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United Nations Assumes Major Role in Broadband Deployment

Broadband Enables Sustainable Development and Economic Prosperity


After declaring access to the Internet a "basic human right" in 2011, the United Nations continues to forge ahead by publishing recommendations for countries to adopt broadband strategies.

According to the 2011 report published by the Broadband Commission for Digital Development:

“To optimize the benefits to society, broadband should be coordinated on a countrywide basis, promoting facilities-based competition and with policies encouraging service providers to offer access on fair market terms… efforts should be coordinated across all sectors of industry, administration and the economy.”

The report emphasizes the prominent role broadband plays in both economic development and preserving the environment. By emphasizing the unique role broadband can play in addressing sustainability challenges, as well as spurring economic development and improving quality of life, the UN makes a strong case to support broadband development efforts on a global scale.

Read an Article About the UN's Broadband Report: The Broadband Bridge; Linking ICT With Climate Action for a Low-Carbon Economy

Following publication of the report in 2011, the UN developed a "Call to Action" for world leaders to take in preparation for the Rio+20 sustainable development summit, scheduled to take place in Brazil in June, 2012. Secretary-General Ban Ki-moon called the summit, "One of the most important conferences in the history of the United Nations."

The Call to Action says broadband can "Integrate the three pillars of sustainable development," and calls upon world leaders to take the following steps:

During the Broadband Leadership Summit, which took place in Geneva on 25 October 2011, we challenged the global community to work together to promote “broadband inclusion for all” as a means of accelerating progress towards achieving the MDGs by 2015.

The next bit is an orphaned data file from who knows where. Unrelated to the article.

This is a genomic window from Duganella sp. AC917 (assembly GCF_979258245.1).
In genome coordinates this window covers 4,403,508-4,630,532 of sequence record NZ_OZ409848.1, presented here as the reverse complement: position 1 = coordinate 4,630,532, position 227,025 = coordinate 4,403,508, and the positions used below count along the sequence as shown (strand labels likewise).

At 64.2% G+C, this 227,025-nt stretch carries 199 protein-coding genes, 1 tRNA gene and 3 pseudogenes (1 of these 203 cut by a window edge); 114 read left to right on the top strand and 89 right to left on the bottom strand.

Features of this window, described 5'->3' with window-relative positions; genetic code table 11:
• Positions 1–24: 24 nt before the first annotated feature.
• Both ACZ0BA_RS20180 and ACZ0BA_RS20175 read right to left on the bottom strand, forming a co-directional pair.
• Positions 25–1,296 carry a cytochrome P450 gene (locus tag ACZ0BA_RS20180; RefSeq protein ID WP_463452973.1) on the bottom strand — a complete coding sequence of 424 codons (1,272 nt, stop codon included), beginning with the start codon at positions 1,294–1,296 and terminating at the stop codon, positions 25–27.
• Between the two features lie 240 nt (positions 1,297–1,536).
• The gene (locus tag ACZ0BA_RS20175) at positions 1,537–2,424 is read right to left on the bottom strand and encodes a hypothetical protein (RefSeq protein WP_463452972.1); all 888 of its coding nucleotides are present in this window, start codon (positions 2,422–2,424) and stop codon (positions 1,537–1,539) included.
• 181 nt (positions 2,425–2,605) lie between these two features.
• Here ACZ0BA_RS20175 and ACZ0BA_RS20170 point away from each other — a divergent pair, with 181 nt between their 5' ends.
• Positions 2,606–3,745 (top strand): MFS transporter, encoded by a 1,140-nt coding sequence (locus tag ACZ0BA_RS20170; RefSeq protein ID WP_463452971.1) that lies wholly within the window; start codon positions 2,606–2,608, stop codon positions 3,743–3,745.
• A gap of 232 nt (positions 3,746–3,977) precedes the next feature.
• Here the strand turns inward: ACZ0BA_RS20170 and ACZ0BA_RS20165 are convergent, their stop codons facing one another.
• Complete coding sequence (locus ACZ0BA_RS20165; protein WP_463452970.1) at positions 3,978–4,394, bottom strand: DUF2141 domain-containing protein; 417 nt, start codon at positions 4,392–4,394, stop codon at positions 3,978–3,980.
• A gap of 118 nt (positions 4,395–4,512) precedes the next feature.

The National Broadband Strategy in the United States

Through our Broadband Challenge, we called on global leaders to make broadband policy universal, develop policies to expand access to health and education through broadband and ensure that at least half the developing world’s population and 40% of households in developing countries are using broadband Internet by 2015. We also invited the private sector to contribute to this goal by developing innovative business models to realize this vision. This Broadband Challenge is today more relevant than ever.

How Broadband has Transformed Society

To turn this vision into action, we urge the global community to acknowledge the potential of broadband for progress and sustainable development in the outcomes of the Rio+20 conference, and to include access to broadband for all as one of the sustainable development goals (SDGs) that need to be achieved to move the sustainable development agenda forward.

We underline the crucial role of the media and broadband for public information on sustainable development as well as the considerable potential of social media and social networks in this domain. We call on global leaders to commit to freedom of expression, press freedom and access to information and knowledge.

The time is right to make the best use of all the opportunities at hand to eradicate poverty and move the sustainable development agenda forward together. The time is right to leverage the transformational power of broadband to support the outcomes of the Rio+20 Conference.

The Economics of Broadband

With this statement, we submit our pledge to support a sustainable future for all. We shall continue our advocacy work as the Broadband Commission for Digital Development to accelerate the achievement of the MDGs by 2015 through the opportunities afforded by digital inclusion for all and to support the definition of the post-2015 sustainable development framework.

The Call to Action continues the momentum established after the original report was released in 2011, and moves the global community closer to attaining the four goals established by the UN Broadband Commission.

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